Who Invented The Automobile?

by Kathy Gill

At the risk of sounding like President Clinton, it depends in large part on how you define “automobile” and “invention.”

In his State of the Union speech last night, President Obama indirectly and incorrectly asserted that the automobile was invented in America:

I believe the nation that invented the automobile cannot walk away from it.

Was the automobile invented in America?

Short answer: no.

The Library of Congress credits German Karl Benz (of Mercedes-Benz — seen in the front seat on top of his creation in the photo above) with inventing the “first true automobile” (one that had an internal combustion engine). That happened in 1885. However, the Library of Congress also notes that “

he history of the automobile is very rich and dates back to the 15th century when Leonardo da Vinci was creating designs and models for transport vehicles.”

As Mary Bellis points out, Nicolas Joseph Cugnot build the first self-powered vehicle for the road. In 1769. His invention is “recognized by the British Royal Automobile Club and the Automobile Club de France as being the first” automobile.

Most inventions have more than one “inventor” although mindshare is usually held by one person. In the U.S., that mindshare often goes to Henry Ford, who did not invent the automobile but who revolutionized its production.

Why is this important, politically?

Obama’s gross misstatement would be considered a gaffe had it been an off-the-cuff (extemporaneous) statement. However, state of the union speeches are, usually, vetted by a wide-range of eyes. So this is not a gaffe, it’s a rhetorical question that is false at its core. In my opinion, that’s worse, because the rhetoric is deliberately constructed as an emotional appeal (pride in country) as an argument for pouring more public money into Detroit’s coffers.

Of course, some Democrats disagree.

Kathy Gill is a former state and federal lobbyist who currently teaches at the University of Washington and researches the impact of social media on political institutions. She teaches at the University of Washington (Seattle) in the Master’s in Digital Media program, Department of Communication, where she researches the impact blogging and other forms of social media (eg, wikis, YouTube) is having on political institutions and discourse. She also writes the U.S. Politics blog at About.com.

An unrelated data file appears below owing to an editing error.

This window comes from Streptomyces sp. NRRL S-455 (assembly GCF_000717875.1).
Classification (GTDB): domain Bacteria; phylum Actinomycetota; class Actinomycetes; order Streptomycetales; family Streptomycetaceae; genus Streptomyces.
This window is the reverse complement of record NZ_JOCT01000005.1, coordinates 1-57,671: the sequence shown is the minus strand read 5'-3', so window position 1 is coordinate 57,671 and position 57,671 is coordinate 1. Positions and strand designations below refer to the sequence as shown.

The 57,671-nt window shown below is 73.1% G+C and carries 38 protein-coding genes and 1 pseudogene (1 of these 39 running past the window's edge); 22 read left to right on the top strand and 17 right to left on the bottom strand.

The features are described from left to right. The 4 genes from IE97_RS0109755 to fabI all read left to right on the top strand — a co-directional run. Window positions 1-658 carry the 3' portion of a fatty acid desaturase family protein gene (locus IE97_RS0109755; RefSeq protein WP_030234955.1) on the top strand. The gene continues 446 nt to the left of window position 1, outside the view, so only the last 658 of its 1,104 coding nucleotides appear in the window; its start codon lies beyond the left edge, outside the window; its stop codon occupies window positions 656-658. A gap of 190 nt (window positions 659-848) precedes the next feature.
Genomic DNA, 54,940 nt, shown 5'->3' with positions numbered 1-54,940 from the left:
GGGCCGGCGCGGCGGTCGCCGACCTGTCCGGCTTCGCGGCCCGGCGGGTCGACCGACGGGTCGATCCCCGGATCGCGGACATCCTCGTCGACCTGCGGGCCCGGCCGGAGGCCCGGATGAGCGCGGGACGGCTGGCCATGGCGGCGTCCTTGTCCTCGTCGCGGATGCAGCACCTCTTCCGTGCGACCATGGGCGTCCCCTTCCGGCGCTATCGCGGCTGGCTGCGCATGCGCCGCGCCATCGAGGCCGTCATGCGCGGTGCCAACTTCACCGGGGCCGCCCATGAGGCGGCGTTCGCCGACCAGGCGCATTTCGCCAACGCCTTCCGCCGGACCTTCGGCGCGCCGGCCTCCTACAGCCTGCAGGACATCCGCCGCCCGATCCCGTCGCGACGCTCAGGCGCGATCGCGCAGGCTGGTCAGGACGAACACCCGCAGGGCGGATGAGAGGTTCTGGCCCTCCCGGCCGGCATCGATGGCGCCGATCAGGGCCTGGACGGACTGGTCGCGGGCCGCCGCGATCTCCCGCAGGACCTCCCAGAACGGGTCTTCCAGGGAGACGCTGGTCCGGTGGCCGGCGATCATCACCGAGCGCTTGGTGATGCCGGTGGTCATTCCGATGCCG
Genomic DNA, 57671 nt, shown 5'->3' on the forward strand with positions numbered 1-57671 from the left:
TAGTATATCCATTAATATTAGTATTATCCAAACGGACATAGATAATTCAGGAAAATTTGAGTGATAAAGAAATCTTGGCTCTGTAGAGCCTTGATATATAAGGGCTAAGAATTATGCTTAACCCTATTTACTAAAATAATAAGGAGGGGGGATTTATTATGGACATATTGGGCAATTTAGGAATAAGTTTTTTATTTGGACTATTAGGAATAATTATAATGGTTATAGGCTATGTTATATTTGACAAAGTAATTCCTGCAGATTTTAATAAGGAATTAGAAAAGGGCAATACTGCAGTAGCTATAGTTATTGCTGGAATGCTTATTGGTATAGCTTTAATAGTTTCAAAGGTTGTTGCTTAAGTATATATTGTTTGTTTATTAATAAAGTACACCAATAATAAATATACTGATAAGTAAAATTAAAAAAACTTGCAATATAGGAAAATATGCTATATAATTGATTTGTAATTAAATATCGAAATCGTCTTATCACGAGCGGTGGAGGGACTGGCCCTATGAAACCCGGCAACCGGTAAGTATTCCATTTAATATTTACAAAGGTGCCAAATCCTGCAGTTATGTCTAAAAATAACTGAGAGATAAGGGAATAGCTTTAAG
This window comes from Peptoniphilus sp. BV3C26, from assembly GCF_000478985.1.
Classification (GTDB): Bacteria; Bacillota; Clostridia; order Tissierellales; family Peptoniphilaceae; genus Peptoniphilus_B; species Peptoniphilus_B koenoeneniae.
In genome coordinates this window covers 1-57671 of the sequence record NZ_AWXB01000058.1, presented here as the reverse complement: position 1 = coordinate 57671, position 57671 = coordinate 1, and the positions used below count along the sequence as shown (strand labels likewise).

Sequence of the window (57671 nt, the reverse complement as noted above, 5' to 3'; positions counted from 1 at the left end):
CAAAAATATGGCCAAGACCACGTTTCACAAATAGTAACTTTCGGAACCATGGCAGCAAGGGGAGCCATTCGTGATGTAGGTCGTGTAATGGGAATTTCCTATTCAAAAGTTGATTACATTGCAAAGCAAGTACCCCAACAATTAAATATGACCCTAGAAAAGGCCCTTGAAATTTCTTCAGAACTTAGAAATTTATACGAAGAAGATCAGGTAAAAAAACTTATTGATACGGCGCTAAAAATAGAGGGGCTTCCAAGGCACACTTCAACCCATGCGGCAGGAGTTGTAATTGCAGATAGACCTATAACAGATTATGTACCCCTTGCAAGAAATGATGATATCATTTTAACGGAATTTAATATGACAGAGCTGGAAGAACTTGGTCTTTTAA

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  • Kon

    For all practical purposes…the US did invent the automobile. What had come from France and Germany, would be best described as the manualmobile. Might as well credit them for inventing the hammer when all they did was pick up a rock and strike a object.

    • Aristides

      The facts speak for themselves. The U.S. did not become a player in autos until the early 1900’s despite some revisionist history by our current crop of politicians. I suppose you believe that Al Gore really did invent the internet also.

  • SweetWilliam

    For goodness’ sake! Is this all you have to say after listening to a President describe his plan to save the country? You nit pick a single fact? There are no words…

    • Aristides

      The man (and/or his speechwriters) is fond of exaggerations, distortions, and outright fabrications. Therefore, this “nit being picked” as you so eloquently describe it, has a depth of meaning that you fail to grasp.

  • greenschemes


    I agree with this and I used to try to point this out about Barak Obama about how he made this gaffe or that gaffe and it seemed to just go over peoples heads. Was this a gaffe? Most likely not. I agree that it was intended to instill pride in the Big 3 because Obama and the Democrats are beholden to UAW and letting the big 3 fold is not an option for the Democrats.

    One classic example of this was how Barak Obama said that he was going to sit down with Hamas and negotiate peace but that Hamas had to essentially stop being terrorists. Well all well and good for the jews but it certainly was not comforting to Hamas. The president in his haste to show his strength and support for Israel was undermining his own stated goal by essentially blaming the failure of peace on Hamas. Not an ideal way to achieve peace by coming to the table with a predetermined belief that one side or the other is at fault.

    What seems lost in a world rapidly rushing headlong into the next month, year and decade is the value of reading into speeches what is intended and subliminal. There was a time when every speech given by a politician and certainly heads of state was dissected and analyzed for the hidden meanings that were almost always there.